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New Standards for ALTA/NSPS Land Surveys
Land Surveys

New Standards for ALTA/NSPS Land Surveys

Amanda Farrell

Real estate transactions rely on multiple professionals to close successfully. This week, the American Land Title Association and the National Society of Professional Surveyors made essential updates that will affect high-value residential and commercial development and sales. Even if you don’t regularly work on commercial real estate deals or currently order land surveys from PropLogix via our nationwide surveyor network, everyone should be aware of the new standards going into effect on February 23, 2021. 

These new standards supersede previous ones introduced in 2016 and affect the procedure for conducting what is commonly referred to as an ALTA survey. 

Both title professionals ordering these surveys and surveyors completing the work must be aware of what is now required. 

 

Ordering an ALTA/NSPS Title Survey 

If you plan to order an ALTA/NSPS survey at any point in the future, be sure to follow these guidelines: 

  1. The request must explicitly state that you require an “ALTA/NSPS Land Title Survey.” This is how we will be referring to this survey type in all communications in the future. 
  2. Although PropLogix has required these materials for some time from our clients to streamline the ordering process, they are now needed for the new 2021 ALTA/NSPS Standards: 
    1. Current Record Description of the Property to be Surveyed (if they are using the survey as a lot-split, we’ll need the parent parcel’s legal)
    2. The Full Copy of a Title Commitment
    3. Current Record Descriptions of any adjoining properties (unless they are in a platted subdivision)
    4. Any recorded easements that benefit the property being surveyed
    5. Any recorded easements, servitudes, or covenants burdening the property being surveyed
    6. Any other un-recorded documents the client wants to provide that the survey needs to reference
  3. A new Table A form has been developed for use with the new Standards, and title agents will need to provide a completed Table A form if any requirements are necessary. If no Table A items are required, they will need to include that in their request.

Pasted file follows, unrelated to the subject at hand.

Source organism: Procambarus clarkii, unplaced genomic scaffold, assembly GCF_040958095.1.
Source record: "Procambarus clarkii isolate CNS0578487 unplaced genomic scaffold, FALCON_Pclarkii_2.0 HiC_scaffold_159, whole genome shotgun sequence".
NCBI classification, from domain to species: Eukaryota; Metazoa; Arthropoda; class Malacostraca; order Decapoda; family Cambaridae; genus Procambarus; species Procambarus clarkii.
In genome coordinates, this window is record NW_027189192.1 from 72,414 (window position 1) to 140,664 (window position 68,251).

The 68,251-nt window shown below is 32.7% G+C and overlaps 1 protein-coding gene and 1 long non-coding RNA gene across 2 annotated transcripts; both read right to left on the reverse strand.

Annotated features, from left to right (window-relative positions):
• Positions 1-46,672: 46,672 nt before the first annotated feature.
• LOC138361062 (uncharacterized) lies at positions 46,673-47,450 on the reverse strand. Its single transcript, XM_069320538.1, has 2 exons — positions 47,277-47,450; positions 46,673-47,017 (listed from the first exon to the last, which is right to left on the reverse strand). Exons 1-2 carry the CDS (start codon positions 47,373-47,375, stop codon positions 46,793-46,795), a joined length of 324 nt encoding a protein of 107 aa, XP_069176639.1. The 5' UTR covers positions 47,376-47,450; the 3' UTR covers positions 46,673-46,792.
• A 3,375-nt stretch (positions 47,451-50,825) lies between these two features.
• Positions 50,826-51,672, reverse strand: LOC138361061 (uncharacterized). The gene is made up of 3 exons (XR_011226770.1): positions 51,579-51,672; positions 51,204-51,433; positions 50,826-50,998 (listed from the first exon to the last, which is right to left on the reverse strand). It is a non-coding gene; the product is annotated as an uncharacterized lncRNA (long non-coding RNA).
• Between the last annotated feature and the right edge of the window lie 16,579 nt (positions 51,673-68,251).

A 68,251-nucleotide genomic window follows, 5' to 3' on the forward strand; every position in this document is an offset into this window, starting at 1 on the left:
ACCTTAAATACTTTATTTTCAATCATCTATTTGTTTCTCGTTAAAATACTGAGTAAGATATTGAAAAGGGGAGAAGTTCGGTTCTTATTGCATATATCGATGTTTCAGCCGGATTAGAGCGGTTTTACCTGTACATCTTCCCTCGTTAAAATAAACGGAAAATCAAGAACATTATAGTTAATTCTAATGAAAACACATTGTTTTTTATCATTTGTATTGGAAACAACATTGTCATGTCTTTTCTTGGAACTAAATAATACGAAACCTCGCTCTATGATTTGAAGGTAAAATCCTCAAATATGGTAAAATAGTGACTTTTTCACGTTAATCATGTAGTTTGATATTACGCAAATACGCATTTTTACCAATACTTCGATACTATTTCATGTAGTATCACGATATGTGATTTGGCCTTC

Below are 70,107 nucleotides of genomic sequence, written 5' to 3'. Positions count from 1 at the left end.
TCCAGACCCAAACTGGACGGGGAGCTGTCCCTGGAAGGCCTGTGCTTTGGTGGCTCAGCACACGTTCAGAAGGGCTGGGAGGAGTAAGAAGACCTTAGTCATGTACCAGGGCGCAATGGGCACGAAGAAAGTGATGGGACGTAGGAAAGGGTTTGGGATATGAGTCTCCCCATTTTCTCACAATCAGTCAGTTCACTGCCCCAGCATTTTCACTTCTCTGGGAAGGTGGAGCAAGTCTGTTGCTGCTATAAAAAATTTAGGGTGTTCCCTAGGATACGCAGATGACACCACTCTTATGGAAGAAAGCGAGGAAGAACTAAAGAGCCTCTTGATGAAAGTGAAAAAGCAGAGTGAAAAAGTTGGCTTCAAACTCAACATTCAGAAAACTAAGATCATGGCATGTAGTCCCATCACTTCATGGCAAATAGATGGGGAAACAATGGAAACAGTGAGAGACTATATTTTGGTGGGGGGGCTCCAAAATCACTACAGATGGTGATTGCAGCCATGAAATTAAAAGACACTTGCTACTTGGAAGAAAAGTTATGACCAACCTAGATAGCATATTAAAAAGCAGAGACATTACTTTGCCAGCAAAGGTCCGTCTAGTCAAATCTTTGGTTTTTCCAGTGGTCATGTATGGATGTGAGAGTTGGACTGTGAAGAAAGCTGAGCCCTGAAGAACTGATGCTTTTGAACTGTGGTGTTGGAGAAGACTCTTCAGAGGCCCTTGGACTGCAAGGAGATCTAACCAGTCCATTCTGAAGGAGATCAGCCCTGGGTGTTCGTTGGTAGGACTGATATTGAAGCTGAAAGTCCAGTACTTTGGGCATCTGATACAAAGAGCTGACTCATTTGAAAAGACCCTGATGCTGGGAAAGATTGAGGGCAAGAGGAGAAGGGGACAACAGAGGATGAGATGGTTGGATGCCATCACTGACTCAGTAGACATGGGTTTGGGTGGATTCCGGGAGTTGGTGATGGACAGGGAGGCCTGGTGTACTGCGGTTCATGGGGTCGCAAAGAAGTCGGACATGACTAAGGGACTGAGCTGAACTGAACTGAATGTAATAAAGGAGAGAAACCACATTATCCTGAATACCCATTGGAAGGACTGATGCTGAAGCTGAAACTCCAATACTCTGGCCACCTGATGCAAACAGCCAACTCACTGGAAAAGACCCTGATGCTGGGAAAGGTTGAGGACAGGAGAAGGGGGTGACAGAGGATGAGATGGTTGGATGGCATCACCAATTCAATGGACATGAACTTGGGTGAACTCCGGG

Why Table A is important

The changes primarily focus on providing more detailed information to resolve inconsistent, confusing, or conflicting language across several sections. The new Table A Section has been simplified and clarified to better manage expectations of title professionals’ responsibilities and surveyors’ abilities. 

There are twenty items found in Table A that are negotiable between the surveyor and the client. The items include details like: 

  • Flood zone classification.
  • Gross land area.
  • Zoning classifications, setback requirements, parking requirements, and height and floor space area restrictions. 
  • Location of existing utilities on or serving the property.
  • Government Agency survey-related requirements. 

 

Changes to Table A

The introduction of the section now clarifies that the wording of any item may also be negotiated. Changes to the original language and any additionally negotiated items must be explained with a note. 

When requesting Items 6(a) and (b), zoning information should be provided to the surveyor. If the surveyor is willing and qualified to do this research, additional costs may be negotiated for this service. 

Item 10(b), which addressed whether particular walls are plumb, has been eliminated.